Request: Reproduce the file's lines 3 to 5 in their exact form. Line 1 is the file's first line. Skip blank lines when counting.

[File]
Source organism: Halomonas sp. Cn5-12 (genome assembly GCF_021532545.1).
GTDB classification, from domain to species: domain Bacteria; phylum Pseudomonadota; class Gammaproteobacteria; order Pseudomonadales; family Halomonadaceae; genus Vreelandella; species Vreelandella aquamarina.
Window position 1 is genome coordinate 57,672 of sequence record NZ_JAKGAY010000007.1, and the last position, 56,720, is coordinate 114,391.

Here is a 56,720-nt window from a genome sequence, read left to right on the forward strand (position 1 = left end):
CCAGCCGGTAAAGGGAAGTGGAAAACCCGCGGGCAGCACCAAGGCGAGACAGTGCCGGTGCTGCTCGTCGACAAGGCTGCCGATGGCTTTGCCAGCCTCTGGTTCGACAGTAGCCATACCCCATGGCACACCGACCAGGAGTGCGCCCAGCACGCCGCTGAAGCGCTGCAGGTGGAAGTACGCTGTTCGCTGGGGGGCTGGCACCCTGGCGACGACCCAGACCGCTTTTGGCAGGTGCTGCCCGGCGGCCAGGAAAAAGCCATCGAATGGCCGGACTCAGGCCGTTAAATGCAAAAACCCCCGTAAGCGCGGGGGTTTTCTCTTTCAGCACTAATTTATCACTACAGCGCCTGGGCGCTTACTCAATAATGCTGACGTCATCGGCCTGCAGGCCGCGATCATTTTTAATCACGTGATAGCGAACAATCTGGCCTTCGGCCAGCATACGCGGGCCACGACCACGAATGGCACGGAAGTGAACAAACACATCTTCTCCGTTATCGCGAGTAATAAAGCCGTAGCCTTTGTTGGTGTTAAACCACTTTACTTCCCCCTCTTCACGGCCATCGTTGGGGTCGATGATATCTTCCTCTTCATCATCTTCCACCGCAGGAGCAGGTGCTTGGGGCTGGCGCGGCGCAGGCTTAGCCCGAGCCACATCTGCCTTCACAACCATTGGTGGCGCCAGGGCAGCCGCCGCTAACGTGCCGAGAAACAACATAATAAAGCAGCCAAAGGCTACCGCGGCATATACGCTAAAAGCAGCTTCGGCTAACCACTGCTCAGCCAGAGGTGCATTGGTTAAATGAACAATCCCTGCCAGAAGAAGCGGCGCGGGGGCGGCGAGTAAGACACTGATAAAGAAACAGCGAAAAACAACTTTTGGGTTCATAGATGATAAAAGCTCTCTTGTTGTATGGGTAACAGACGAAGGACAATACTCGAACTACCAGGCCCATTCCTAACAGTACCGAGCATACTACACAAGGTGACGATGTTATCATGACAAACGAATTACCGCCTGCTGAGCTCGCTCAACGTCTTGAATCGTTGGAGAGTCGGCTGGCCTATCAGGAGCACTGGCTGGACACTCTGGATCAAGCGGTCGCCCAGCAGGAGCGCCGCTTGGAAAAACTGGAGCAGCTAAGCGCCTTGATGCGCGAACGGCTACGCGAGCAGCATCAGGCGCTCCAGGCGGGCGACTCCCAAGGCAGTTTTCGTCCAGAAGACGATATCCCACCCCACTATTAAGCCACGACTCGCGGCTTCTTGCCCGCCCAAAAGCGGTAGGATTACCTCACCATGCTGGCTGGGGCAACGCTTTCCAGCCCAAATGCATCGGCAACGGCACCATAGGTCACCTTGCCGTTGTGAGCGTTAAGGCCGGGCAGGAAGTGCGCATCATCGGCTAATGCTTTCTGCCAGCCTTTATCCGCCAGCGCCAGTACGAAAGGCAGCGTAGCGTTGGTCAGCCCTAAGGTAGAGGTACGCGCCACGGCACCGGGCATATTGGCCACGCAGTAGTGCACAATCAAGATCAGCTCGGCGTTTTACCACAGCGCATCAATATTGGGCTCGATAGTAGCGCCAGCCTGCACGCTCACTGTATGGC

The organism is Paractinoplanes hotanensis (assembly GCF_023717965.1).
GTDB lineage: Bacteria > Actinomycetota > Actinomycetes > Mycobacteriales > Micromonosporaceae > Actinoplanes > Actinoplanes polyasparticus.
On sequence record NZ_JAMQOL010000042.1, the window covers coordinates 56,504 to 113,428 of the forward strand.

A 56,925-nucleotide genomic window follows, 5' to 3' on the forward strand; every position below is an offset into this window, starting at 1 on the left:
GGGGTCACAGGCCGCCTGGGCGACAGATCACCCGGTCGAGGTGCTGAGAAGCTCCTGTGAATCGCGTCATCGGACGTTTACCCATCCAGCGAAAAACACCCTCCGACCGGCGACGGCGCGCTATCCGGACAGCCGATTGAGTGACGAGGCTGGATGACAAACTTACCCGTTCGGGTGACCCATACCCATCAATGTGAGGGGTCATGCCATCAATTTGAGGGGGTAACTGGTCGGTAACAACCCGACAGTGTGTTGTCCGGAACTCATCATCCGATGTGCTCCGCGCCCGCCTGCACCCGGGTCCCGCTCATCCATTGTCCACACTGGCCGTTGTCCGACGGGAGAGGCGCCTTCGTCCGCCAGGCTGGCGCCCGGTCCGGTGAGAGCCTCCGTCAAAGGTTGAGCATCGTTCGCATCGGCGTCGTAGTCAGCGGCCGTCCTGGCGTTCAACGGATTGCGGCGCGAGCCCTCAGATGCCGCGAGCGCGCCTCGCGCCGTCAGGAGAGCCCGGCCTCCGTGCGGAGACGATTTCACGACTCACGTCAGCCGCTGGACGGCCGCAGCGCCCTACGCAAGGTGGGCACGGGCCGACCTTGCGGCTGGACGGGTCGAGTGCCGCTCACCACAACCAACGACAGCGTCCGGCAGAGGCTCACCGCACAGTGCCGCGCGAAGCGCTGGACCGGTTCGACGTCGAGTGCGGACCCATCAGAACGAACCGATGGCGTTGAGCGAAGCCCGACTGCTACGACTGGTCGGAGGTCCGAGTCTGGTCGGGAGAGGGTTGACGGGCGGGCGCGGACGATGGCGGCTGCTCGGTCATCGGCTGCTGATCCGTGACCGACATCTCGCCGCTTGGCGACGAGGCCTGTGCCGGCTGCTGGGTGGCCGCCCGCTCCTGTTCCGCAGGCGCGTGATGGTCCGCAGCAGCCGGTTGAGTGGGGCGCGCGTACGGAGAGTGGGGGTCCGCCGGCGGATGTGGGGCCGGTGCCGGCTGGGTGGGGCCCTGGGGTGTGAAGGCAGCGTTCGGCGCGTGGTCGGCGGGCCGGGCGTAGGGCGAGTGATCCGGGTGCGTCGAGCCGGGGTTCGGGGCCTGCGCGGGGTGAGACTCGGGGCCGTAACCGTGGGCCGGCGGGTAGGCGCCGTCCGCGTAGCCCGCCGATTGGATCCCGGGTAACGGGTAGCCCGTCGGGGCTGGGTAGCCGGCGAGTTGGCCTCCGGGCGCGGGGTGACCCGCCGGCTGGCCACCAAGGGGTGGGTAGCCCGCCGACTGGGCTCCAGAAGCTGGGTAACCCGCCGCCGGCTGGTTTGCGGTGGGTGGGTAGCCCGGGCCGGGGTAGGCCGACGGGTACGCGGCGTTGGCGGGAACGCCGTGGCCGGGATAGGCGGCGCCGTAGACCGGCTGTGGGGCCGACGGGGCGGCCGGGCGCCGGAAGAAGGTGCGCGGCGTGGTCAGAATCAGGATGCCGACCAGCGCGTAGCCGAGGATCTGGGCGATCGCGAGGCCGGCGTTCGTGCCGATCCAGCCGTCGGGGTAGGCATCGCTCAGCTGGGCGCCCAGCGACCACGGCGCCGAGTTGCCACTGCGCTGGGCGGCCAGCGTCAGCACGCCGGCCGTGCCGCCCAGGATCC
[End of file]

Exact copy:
Window position 1 is genome coordinate 57,672 of sequence record NZ_JAKGAY010000007.1, and the last position, 56,720, is coordinate 114,391.

Here is a 56,720-nt window from a genome sequence, read left to right on the forward strand (position 1 = left end):
CCAGCCGGTAAAGGGAAGTGGAAAACCCGCGGGCAGCACCAAGGCGAGACAGTGCCGGTGCTGCTCGTCGACAAGGCTGCCGATGGCTTTGCCAGCCTCTGGTTCGACAGTAGCCATACCCCATGGCACACCGACCAGGAGTGCGCCCAGCACGCCGCTGAAGCGCTGCAGGTGGAAGTACGCTGTTCGCTGGGGGGCTGGCACCCTGGCGACGACCCAGACCGCTTTTGGCAGGTGCTGCCCGGCGGCCAGGAAAAAGCCATCGAATGGCCGGACTCAGGCCGTTAAATGCAAAAACCCCCGTAAGCGCGGGGGTTTTCTCTTTCAGCACTAATTTATCACTACAGCGCCTGGGCGCTTACTCAATAATGCTGACGTCATCGGCCTGCAGGCCGCGATCATTTTTAATCACGTGATAGCGAACAATCTGGCCTTCGGCCAGCATACGCGGGCCACGACCACGAATGGCACGGAAGTGAACAAACACATCTTCTCCGTTATCGCGAGTAATAAAGCCGTAGCCTTTGTTGGTGTTAAACCACTTTACTTCCCCCTCTTCACGGCCATCGTTGGGGTCGATGATATCTTCCTCTTCATCATCTTCCACCGCAGGAGCAGGTGCTTGGGGCTGGCGCGGCGCAGGCTTAGCCCGAGCCACATCTGCCTTCACAACCATTGGTGGCGCCAGGGCAGCCGCCGCTAACGTGCCGAGAAACAACATAATAAAGCAGCCAAAGGCTACCGCGGCATATACGCTAAAAGCAGCTTCGGCTAACCACTGCTCAGCCAGAGGTGCATTGGTTAAATGAACAATCCCTGCCAGAAGAAGCGGCGCGGGGGCGGCGAGTAAGACACTGATAAAGAAACAGCGAAAAACAACTTTTGGGTTCATAGATGATAAAAGCTCTCTTGTTGTATGGGTAACAGACGAAGGACAATACTCGAACTACCAGGCCCATTCCTAACAGTACCGAGCATACTACACAAGGTGACGATGTTATCATGACAAACGAATTACCGCCTGCTGAGCTCGCTCAACGTCTTGAATCGTTGGAGAGTCGGCTGGCCTATCAGGAGCACTGGCTGGACACTCTGGATCAAGCGGTCGCCCAGCAGGAGCGCCGCTTGGAAAAACTGGAGCAGCTAAGCGCCTTGATGCGCGAACGGCTACGCGAGCAGCATCAGGCGCTCCAGGCGGGCGACTCCCAAGGCAGTTTTCGTCCAGAAGACGATATCCCACCCCACTATTAAGCCACGACTCGCGGCTTCTTGCCCGCCCAAAAGCGGTAGGATTACCTCACCATGCTGGCTGGGGCAACGCTTTCCAGCCCAAATGCATCGGCAACGGCACCATAGGTCACCTTGCCGTTGTGAGCGTTAAGGCCGGGCAGGAAGTGCGCATCATCGGCTAATGCTTTCTGCCAGCCTTTATCCGCCAGCGCCAGTACGAAAGGCAGCGTAGCGTTGGTCAGCCCTAAGGTAGAGGTACGCGCCACGGCACCGGGCATATTGGCCACGCAGTAGTGCACAATCAAGATCAGCTCGGCGTTTTACCACAGCGCATCAATATTGGGCTCGATAGTAGCGCCAGCCTGCACGCTCACTGTATGGC